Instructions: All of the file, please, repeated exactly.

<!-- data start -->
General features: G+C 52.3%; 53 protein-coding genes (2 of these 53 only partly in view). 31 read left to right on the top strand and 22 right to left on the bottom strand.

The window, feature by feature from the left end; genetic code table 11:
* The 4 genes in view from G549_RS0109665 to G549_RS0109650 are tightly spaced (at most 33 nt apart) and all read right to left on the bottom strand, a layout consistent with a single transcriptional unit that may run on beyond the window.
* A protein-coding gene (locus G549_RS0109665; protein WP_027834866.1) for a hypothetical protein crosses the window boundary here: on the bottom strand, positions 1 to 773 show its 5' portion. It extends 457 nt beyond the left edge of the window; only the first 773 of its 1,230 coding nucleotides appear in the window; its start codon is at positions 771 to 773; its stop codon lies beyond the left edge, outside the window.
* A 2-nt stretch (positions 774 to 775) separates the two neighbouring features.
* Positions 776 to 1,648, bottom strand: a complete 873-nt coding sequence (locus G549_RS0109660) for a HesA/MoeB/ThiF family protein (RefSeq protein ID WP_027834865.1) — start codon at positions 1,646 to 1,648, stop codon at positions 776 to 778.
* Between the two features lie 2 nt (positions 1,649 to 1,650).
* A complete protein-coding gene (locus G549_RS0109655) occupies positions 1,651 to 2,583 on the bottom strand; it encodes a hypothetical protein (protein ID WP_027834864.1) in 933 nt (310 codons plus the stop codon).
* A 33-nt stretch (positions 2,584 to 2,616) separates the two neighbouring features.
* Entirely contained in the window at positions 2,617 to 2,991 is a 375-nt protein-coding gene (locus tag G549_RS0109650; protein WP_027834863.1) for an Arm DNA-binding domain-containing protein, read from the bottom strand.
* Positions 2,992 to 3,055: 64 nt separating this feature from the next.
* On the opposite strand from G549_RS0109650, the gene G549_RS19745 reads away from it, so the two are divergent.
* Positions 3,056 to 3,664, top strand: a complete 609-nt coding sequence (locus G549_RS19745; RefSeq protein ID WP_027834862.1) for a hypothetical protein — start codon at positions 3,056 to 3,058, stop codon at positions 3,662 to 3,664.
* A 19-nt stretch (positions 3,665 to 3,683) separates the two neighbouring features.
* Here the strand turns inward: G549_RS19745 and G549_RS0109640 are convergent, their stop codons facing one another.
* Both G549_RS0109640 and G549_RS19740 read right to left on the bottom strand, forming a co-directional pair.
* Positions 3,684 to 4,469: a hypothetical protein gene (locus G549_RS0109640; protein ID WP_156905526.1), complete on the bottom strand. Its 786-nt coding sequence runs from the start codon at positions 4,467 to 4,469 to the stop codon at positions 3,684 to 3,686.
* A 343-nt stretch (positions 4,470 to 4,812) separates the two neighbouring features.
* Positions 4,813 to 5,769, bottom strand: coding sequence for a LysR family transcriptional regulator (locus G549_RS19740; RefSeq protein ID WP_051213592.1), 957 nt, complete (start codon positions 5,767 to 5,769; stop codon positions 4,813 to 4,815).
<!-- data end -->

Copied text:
General features: G+C 52.3%; 53 protein-coding genes (2 of these 53 only partly in view). 31 read left to right on the top strand and 22 right to left on the bottom strand.

The window, feature by feature from the left end; genetic code table 11:
* The 4 genes in view from G549_RS0109665 to G549_RS0109650 are tightly spaced (at most 33 nt apart) and all read right to left on the bottom strand, a layout consistent with a single transcriptional unit that may run on beyond the window.
* A protein-coding gene (locus G549_RS0109665; protein WP_027834866.1) for a hypothetical protein crosses the window boundary here: on the bottom strand, positions 1 to 773 show its 5' portion. It extends 457 nt beyond the left edge of the window; only the first 773 of its 1,230 coding nucleotides appear in the window; its start codon is at positions 771 to 773; its stop codon lies beyond the left edge, outside the window.
* A 2-nt stretch (positions 774 to 775) separates the two neighbouring features.
* Positions 776 to 1,648, bottom strand: a complete 873-nt coding sequence (locus G549_RS0109660) for a HesA/MoeB/ThiF family protein (RefSeq protein ID WP_027834865.1) — start codon at positions 1,646 to 1,648, stop codon at positions 776 to 778.
* Between the two features lie 2 nt (positions 1,649 to 1,650).
* A complete protein-coding gene (locus G549_RS0109655) occupies positions 1,651 to 2,583 on the bottom strand; it encodes a hypothetical protein (protein ID WP_027834864.1) in 933 nt (310 codons plus the stop codon).
* A 33-nt stretch (positions 2,584 to 2,616) separates the two neighbouring features.
* Entirely contained in the window at positions 2,617 to 2,991 is a 375-nt protein-coding gene (locus tag G549_RS0109650; protein WP_027834863.1) for an Arm DNA-binding domain-containing protein, read from the bottom strand.
* Positions 2,992 to 3,055: 64 nt separating this feature from the next.
* On the opposite strand from G549_RS0109650, the gene G549_RS19745 reads away from it, so the two are divergent.
* Positions 3,056 to 3,664, top strand: a complete 609-nt coding sequence (locus G549_RS19745; RefSeq protein ID WP_027834862.1) for a hypothetical protein — start codon at positions 3,056 to 3,058, stop codon at positions 3,662 to 3,664.
* A 19-nt stretch (positions 3,665 to 3,683) separates the two neighbouring features.
* Here the strand turns inward: G549_RS19745 and G549_RS0109640 are convergent, their stop codons facing one another.
* Both G549_RS0109640 and G549_RS19740 read right to left on the bottom strand, forming a co-directional pair.
* Positions 3,684 to 4,469: a hypothetical protein gene (locus G549_RS0109640; protein ID WP_156905526.1), complete on the bottom strand. Its 786-nt coding sequence runs from the start codon at positions 4,467 to 4,469 to the stop codon at positions 3,684 to 3,686.
* A 343-nt stretch (positions 4,470 to 4,812) separates the two neighbouring features.
* Positions 4,813 to 5,769, bottom strand: coding sequence for a LysR family transcriptional regulator (locus G549_RS19740; RefSeq protein ID WP_051213592.1), 957 nt, complete (start codon positions 5,767 to 5,769; stop codon positions 4,813 to 4,815).